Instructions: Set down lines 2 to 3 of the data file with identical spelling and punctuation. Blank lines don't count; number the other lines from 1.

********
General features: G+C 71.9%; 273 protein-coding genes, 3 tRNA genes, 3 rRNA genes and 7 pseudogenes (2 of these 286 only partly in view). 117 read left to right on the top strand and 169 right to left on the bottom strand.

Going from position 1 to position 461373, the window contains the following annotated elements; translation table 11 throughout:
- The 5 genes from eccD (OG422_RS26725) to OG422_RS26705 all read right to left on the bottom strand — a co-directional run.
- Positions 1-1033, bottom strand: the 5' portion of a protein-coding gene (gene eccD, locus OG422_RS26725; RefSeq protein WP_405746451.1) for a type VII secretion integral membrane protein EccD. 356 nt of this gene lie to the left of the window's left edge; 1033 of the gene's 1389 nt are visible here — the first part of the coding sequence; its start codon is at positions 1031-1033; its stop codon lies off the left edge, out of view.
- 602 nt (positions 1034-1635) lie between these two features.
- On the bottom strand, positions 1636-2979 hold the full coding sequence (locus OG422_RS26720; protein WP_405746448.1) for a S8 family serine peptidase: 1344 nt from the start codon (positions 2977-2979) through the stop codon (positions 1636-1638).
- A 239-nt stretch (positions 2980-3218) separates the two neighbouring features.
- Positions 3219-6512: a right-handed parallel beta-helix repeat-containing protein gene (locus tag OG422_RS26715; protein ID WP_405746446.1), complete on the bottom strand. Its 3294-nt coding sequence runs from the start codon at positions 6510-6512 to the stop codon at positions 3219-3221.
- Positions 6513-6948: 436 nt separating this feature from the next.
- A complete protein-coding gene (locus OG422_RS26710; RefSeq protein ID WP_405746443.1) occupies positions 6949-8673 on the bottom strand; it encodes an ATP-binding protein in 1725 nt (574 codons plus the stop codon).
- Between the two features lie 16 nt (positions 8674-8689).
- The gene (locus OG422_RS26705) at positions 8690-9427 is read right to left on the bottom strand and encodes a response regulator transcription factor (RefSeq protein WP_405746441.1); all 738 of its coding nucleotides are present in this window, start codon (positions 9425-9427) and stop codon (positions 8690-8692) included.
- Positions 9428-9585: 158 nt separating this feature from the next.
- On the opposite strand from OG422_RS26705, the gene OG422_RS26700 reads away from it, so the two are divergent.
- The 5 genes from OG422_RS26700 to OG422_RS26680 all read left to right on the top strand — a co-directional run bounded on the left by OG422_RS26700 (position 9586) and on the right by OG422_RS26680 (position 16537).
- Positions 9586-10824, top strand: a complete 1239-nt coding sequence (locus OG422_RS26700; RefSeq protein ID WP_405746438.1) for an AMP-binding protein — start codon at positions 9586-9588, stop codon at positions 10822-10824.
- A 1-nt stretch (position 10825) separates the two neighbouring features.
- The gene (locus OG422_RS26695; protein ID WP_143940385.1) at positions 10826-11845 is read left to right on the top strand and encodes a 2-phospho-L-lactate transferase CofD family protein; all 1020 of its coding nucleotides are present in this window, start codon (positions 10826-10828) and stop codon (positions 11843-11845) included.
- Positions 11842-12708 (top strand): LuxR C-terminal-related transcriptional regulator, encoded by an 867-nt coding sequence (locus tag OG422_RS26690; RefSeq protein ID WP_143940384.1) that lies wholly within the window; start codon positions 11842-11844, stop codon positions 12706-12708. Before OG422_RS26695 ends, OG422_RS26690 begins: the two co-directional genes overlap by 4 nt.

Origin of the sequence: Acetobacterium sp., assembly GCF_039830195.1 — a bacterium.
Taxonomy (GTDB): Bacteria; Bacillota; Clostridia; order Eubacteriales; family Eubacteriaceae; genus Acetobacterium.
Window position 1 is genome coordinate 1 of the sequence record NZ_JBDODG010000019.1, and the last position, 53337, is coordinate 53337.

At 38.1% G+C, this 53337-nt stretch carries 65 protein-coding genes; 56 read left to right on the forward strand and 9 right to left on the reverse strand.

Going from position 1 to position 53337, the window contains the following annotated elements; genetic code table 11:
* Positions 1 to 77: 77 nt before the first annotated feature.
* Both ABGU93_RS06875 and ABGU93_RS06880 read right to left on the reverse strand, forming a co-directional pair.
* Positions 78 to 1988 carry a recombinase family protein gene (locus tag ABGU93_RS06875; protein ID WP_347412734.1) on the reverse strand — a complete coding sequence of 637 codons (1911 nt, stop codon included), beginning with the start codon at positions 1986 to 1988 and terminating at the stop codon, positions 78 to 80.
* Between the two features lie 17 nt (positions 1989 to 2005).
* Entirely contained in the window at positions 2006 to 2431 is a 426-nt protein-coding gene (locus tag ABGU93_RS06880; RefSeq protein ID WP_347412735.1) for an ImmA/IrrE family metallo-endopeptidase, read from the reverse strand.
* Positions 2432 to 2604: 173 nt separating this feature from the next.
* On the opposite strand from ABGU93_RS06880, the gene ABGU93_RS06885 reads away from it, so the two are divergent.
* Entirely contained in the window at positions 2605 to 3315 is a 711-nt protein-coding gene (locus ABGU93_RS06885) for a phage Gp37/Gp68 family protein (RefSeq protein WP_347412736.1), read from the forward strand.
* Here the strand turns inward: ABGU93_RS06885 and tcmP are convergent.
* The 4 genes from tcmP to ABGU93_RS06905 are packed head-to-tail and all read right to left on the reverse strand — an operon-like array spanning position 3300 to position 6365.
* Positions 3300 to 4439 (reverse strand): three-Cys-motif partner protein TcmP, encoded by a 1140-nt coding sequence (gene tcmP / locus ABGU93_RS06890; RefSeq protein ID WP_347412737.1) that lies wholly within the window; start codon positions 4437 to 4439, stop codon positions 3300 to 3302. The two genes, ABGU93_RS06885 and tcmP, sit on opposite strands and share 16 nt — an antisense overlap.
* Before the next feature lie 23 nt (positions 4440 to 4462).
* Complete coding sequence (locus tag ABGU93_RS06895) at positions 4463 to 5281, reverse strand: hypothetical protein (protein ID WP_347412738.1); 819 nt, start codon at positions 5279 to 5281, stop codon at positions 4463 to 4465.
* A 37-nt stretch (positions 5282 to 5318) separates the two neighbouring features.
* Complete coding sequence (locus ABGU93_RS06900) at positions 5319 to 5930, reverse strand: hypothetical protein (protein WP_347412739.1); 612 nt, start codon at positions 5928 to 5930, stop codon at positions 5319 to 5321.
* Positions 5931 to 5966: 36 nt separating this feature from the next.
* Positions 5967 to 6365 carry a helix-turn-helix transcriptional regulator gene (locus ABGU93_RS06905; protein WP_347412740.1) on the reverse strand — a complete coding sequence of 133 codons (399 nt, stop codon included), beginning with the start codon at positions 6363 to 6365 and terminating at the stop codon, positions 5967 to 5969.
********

Going from position 1 to position 461373, the window contains the following annotated elements; translation table 11 throughout:
- The 5 genes from eccD (OG422_RS26725) to OG422_RS26705 all read right to left on the bottom strand — a co-directional run.